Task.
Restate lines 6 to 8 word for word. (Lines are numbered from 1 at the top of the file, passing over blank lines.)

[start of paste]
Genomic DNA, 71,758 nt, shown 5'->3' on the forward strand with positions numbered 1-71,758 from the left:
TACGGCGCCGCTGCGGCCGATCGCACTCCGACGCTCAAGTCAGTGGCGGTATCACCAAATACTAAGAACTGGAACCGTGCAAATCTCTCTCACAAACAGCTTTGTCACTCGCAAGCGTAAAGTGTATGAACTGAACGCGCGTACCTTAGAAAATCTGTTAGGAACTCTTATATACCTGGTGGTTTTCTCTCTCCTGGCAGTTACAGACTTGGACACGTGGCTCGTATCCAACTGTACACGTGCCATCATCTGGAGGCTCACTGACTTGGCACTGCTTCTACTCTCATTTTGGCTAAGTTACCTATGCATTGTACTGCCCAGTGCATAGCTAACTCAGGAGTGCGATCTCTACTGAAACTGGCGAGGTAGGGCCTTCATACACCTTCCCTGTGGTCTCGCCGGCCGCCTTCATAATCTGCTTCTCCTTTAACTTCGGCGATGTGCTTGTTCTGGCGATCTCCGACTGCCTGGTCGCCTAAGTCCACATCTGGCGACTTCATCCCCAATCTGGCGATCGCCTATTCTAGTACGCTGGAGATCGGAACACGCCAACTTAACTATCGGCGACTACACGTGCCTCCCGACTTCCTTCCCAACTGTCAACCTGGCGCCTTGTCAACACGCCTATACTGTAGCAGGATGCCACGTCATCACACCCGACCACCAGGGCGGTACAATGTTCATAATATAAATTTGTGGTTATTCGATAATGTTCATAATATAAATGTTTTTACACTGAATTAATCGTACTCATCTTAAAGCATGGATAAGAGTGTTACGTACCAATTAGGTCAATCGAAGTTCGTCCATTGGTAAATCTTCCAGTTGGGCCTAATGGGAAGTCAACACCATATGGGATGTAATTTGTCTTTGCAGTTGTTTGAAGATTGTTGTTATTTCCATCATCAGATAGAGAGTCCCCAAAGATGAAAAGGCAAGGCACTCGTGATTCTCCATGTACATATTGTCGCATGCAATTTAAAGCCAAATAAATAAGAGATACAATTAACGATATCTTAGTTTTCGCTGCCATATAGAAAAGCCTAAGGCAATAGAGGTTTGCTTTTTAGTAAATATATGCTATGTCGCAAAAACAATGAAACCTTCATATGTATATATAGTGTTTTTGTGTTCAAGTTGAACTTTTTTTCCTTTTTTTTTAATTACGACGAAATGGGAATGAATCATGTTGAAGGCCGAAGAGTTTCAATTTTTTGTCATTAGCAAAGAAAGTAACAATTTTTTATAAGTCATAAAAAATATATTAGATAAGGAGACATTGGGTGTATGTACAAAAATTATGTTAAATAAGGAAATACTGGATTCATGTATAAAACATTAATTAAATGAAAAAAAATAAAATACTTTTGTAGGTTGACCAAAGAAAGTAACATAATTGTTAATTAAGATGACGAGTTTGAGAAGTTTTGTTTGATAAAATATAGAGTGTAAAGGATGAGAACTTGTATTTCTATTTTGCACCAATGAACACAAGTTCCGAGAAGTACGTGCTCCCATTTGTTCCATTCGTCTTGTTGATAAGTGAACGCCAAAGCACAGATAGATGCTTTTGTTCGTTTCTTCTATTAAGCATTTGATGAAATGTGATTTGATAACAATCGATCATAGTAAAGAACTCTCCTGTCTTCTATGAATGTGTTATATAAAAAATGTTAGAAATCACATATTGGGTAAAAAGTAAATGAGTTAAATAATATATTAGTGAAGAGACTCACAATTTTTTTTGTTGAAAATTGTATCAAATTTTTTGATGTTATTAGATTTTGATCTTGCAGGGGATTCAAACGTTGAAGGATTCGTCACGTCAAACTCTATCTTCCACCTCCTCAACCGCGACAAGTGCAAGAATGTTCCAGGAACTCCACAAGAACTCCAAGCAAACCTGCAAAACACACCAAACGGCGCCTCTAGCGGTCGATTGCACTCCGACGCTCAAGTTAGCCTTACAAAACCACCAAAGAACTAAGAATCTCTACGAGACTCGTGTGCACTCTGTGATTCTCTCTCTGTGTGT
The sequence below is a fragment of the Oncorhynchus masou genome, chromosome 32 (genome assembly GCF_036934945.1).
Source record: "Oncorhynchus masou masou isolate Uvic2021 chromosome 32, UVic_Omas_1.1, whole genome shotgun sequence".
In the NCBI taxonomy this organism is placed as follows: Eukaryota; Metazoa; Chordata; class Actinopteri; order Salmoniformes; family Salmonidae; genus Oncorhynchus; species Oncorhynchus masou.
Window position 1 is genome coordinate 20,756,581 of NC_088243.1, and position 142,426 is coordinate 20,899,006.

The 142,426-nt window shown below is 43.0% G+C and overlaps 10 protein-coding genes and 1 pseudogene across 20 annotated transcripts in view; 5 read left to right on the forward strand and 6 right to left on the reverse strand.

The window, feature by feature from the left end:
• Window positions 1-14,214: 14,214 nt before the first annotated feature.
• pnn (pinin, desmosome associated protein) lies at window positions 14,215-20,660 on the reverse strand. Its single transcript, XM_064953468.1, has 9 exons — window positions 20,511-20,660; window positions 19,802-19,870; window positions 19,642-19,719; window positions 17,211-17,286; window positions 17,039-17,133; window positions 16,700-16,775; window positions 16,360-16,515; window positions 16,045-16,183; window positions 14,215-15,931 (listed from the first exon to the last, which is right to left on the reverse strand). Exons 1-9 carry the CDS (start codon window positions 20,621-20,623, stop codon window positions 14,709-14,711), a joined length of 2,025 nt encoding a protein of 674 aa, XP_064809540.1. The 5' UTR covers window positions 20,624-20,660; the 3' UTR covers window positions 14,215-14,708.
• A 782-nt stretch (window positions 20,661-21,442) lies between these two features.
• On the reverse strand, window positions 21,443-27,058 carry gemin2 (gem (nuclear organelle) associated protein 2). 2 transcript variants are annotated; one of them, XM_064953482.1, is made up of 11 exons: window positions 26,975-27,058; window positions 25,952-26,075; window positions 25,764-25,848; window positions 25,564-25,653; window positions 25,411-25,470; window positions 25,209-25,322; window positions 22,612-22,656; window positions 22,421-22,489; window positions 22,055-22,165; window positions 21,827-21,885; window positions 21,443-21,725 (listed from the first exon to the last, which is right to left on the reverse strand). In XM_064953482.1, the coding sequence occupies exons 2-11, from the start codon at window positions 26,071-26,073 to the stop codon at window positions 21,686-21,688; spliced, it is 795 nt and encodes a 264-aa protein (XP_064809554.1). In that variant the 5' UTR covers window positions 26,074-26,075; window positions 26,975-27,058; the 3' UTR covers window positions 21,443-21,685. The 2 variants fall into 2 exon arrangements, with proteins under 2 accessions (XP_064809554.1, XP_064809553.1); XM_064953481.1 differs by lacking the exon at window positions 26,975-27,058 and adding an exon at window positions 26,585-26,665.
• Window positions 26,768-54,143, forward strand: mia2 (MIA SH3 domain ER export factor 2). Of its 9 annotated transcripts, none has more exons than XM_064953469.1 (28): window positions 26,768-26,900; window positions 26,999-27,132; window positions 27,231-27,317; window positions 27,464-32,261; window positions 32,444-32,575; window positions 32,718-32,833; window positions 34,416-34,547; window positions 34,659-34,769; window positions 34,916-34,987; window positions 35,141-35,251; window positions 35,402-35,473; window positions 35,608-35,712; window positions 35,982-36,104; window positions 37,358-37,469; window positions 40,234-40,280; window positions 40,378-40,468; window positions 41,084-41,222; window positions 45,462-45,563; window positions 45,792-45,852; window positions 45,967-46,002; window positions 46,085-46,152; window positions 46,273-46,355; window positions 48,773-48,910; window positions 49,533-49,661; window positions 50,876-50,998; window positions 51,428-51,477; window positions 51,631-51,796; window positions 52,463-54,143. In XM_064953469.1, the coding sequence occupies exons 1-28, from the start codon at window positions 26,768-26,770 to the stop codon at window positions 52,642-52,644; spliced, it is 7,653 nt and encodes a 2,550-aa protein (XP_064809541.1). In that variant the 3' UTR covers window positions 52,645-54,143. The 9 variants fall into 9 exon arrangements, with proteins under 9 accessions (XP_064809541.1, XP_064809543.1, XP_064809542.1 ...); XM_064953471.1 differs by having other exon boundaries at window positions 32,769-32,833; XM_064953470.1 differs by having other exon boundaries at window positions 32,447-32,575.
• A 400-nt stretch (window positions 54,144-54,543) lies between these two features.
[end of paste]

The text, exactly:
Window position 1 is genome coordinate 20,756,581 of NC_088243.1, and position 142,426 is coordinate 20,899,006.

The 142,426-nt window shown below is 43.0% G+C and overlaps 10 protein-coding genes and 1 pseudogene across 20 annotated transcripts in view; 5 read left to right on the forward strand and 6 right to left on the reverse strand.

The window, feature by feature from the left end: